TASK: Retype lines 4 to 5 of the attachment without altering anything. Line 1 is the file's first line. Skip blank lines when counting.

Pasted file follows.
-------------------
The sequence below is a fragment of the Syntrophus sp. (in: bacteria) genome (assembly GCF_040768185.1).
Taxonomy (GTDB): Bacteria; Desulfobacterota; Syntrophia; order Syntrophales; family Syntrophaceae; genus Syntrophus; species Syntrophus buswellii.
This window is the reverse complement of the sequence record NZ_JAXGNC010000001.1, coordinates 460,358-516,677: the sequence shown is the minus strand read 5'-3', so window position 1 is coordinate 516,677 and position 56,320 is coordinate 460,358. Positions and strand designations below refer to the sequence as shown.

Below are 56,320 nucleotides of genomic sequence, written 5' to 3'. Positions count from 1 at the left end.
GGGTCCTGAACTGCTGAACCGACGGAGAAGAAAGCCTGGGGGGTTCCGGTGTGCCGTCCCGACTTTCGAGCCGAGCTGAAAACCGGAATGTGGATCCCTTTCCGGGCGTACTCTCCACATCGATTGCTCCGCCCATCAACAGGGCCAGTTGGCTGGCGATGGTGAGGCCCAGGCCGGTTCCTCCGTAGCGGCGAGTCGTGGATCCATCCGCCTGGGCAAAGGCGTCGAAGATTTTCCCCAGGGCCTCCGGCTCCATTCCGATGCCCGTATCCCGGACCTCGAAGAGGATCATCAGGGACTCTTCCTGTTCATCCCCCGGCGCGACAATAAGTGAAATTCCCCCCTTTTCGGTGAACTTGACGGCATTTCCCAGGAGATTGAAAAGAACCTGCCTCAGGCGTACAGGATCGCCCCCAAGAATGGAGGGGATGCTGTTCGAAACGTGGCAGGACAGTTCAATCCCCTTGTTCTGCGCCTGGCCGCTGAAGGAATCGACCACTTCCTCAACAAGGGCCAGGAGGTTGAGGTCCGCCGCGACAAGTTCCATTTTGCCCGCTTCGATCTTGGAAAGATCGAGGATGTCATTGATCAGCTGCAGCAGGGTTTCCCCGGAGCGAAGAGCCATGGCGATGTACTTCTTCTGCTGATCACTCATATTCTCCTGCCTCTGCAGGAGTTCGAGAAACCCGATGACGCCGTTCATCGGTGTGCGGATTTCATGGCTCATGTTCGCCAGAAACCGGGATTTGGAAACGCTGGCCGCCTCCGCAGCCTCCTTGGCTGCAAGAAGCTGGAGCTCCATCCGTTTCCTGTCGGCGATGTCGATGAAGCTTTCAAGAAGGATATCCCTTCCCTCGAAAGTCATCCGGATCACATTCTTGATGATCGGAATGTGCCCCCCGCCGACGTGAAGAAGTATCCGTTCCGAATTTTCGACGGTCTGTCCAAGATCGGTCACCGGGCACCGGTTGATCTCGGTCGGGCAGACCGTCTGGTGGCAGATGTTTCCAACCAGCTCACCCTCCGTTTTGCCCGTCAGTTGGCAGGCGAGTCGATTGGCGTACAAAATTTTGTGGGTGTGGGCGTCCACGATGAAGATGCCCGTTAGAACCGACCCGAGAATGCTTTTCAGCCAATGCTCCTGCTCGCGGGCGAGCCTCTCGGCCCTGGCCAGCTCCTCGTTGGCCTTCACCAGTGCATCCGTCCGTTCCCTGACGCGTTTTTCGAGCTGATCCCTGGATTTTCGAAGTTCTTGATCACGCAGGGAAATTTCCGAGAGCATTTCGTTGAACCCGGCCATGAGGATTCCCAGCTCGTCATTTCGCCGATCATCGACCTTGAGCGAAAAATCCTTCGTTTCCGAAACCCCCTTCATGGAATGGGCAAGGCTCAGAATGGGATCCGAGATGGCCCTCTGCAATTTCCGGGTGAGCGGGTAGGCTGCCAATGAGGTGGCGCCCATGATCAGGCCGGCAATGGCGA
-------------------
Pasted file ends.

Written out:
Below are 56,320 nucleotides of genomic sequence, written 5' to 3'. Positions count from 1 at the left end.
GGGTCCTGAACTGCTGAACCGACGGAGAAGAAAGCCTGGGGGGTTCCGGTGTGCCGTCCCGACTTTCGAGCCGAGCTGAAAACCGGAATGTGGATCCCTTTCCGGGCGTACTCTCCACATCGATTGCTCCGCCCATCAACAGGGCCAGTTGGCTGGCGATGGTGAGGCCCAGGCCGGTTCCTCCGTAGCGGCGAGTCGTGGATCCATCCGCCTGGGCAAAGGCGTCGAAGATTTTCCCCAGGGCCTCCGGCTCCATTCCGATGCCCGTATCCCGGACCTCGAAGAGGATCATCAGGGACTCTTCCTGTTCATCCCCCGGCGCGACAATAAGTGAAATTCCCCCCTTTTCGGTGAACTTGACGGCATTTCCCAGGAGATTGAAAAGAACCTGCCTCAGGCGTACAGGATCGCCCCCAAGAATGGAGGGGATGCTGTTCGAAACGTGGCAGGACAGTTCAATCCCCTTGTTCTGCGCCTGGCCGCTGAAGGAATCGACCACTTCCTCAACAAGGGCCAGGAGGTTGAGGTCCGCCGCGACAAGTTCCATTTTGCCCGCTTCGATCTTGGAAAGATCGAGGATGTCATTGATCAGCTGCAGCAGGGTTTCCCCGGAGCGAAGAGCCATGGCGATGTACTTCTTCTGCTGATCACTCATATTCTCCTGCCTCTGCAGGAGTTCGAGAAACCCGATGACGCCGTTCATCGGTGTGCGGATTTCATGGCTCATGTTCGCCAGAAACCGGGATTTGGAAACGCTGGCCGCCTCCGCAGCCTCCTTGGCTGCAAGAAGCTGGAGCTCCATCCGTTTCCTGTCGGCGATGTCGATGAAGCTTTCAAGAAGGATATCCCTTCCCTCGAAAGTCATCCGGATCACATTCTTGATGATCGGAATGTGCCCCCCGCCGACGTGAAGAAGTATCCGTTCCGAATTTTCGACGGTCTGTCCAAGATCGGTCACCGGGCACCGGTTGATCTCGGTCGGGCAGACCGTCTGGTGGCAGATGTTTCCAACCAGCTCACCCTCCGTTTTGCCCGTCAGTTGGCAGGCGAGTCGATTGGCGTACAAAATTTTGTGGGTGTGGGCGTCCACGATGAAGATGCCCGTTAGAACCGACCCGAGAATGCTTTTCAGCCAATGCTCCTGCTCGCGGGCGAGCCTCTCGGCCCTGGCCAGCTCCTCGTTGGCCTTCACCAGTGCATCCGTCCGTTCCCTGACGCGTTTTTCGAGCTGATCCCTGGATTTTCGAAGTTCTTGATCACGCAGGGAAATTTCCGAGAGCATTTCGTTGAACCCGGCCATGAGGATTCCCAGCTCGTCATTTCGCCGATCATCGACCTTGAGCGAAAAATCCTTCGTTTCCGAAACCCCCTTCATGGAATGGGCAAGGCTCAGAATGGGATCCGAGATGGCCCTCTGCAATTTCCGGGTGAGCGGGTAGGCTGCCAATGAGGTGGCGCCCATGATCAGGCCGGCAATGGCGA